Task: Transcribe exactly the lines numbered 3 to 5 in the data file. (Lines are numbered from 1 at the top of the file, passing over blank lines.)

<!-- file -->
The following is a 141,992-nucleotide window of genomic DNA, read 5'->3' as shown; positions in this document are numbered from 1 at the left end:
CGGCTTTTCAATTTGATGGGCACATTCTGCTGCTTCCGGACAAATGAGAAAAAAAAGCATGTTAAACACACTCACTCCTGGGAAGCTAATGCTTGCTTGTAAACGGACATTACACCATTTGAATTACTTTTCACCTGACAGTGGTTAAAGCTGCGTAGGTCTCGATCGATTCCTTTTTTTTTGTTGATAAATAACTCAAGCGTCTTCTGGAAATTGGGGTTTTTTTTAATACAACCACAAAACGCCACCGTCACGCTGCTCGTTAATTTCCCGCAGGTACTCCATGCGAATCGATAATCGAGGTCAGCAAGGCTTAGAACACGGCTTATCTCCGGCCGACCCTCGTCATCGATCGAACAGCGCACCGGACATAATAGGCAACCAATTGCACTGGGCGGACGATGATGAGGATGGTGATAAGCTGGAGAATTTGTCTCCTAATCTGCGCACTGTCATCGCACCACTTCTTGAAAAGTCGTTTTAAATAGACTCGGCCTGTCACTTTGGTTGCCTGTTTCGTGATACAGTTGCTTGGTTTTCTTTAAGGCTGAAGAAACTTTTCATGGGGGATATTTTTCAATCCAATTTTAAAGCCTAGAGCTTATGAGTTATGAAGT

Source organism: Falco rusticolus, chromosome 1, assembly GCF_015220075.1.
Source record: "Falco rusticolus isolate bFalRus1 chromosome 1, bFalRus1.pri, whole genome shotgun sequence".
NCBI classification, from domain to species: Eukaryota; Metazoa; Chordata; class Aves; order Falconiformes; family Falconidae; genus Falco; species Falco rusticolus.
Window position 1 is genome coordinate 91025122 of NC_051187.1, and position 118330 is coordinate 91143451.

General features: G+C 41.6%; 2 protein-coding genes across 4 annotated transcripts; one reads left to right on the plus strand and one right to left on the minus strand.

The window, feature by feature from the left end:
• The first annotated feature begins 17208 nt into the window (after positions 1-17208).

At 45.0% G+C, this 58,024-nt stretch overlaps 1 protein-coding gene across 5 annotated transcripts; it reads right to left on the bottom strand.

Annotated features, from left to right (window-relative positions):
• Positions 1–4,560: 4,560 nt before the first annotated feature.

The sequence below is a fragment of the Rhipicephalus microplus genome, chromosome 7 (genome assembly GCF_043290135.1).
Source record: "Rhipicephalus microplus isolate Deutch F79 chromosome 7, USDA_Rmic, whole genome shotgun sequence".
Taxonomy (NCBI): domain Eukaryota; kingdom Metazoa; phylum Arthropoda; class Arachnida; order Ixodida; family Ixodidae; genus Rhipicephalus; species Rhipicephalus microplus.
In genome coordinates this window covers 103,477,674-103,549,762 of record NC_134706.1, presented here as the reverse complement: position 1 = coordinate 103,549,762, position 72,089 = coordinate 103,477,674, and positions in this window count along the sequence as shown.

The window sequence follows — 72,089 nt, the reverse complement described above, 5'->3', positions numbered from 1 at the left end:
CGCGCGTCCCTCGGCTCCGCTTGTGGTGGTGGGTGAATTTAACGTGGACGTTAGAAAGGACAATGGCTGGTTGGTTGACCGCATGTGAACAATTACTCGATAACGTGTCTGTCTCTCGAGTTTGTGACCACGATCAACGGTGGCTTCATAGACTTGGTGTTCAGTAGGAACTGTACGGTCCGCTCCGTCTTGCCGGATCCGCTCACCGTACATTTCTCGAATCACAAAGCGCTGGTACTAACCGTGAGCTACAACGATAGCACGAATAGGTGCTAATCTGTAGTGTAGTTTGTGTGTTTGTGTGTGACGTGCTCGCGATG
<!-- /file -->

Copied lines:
Source organism: Falco rusticolus, chromosome 1, assembly GCF_015220075.1.
Source record: "Falco rusticolus isolate bFalRus1 chromosome 1, bFalRus1.pri, whole genome shotgun sequence".
NCBI classification, from domain to species: Eukaryota; Metazoa; Chordata; class Aves; order Falconiformes; family Falconidae; genus Falco; species Falco rusticolus.